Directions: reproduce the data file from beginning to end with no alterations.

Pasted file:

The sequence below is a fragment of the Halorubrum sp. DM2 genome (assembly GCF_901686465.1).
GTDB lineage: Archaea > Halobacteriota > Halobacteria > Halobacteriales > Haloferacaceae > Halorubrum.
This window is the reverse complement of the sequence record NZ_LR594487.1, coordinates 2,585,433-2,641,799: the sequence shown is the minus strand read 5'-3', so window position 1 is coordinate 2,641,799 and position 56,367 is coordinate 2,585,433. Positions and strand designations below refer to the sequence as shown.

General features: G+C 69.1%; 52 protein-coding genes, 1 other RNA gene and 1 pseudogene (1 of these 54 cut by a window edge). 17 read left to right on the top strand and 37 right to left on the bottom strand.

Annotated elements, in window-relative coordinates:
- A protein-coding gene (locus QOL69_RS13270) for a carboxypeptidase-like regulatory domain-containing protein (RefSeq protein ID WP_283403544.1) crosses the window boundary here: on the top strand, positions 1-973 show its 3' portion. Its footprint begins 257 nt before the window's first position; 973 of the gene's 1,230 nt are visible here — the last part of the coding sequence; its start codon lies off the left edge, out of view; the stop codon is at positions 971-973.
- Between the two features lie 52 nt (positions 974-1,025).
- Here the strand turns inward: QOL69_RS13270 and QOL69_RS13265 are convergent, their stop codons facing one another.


The sequence below is a fragment of the Halorubrum sp. DM2 genome (assembly GCF_901686465.1).
GTDB lineage: Archaea > Halobacteriota > Halobacteria > Halobacteriales > Haloferacaceae > Halorubrum.
This window is the reverse complement of the sequence record NZ_LR594487.1, coordinates 2,585,433-2,641,799: the sequence shown is the minus strand read 5'-3', so window position 1 is coordinate 2,641,799 and position 56,367 is coordinate 2,585,433. Positions and strand designations below refer to the sequence as shown.

General features: G+C 69.1%; 52 protein-coding genes, 1 other RNA gene and 1 pseudogene (1 of these 54 cut by a window edge). 17 read left to right on the top strand and 37 right to left on the bottom strand.

Annotated elements, in window-relative coordinates:
- A protein-coding gene (locus QOL69_RS13270) for a carboxypeptidase-like regulatory domain-containing protein (RefSeq protein ID WP_283403544.1) crosses the window boundary here: on the top strand, positions 1-973 show its 3' portion. Its footprint begins 257 nt before the window's first position; 973 of the gene's 1,230 nt are visible here — the last part of the coding sequence; its start codon lies off the left edge, out of view; the stop codon is at positions 971-973.
- Between the two features lie 52 nt (positions 974-1,025).
- Here the strand turns inward: QOL69_RS13270 and QOL69_RS13265 are convergent, their stop codons facing one another.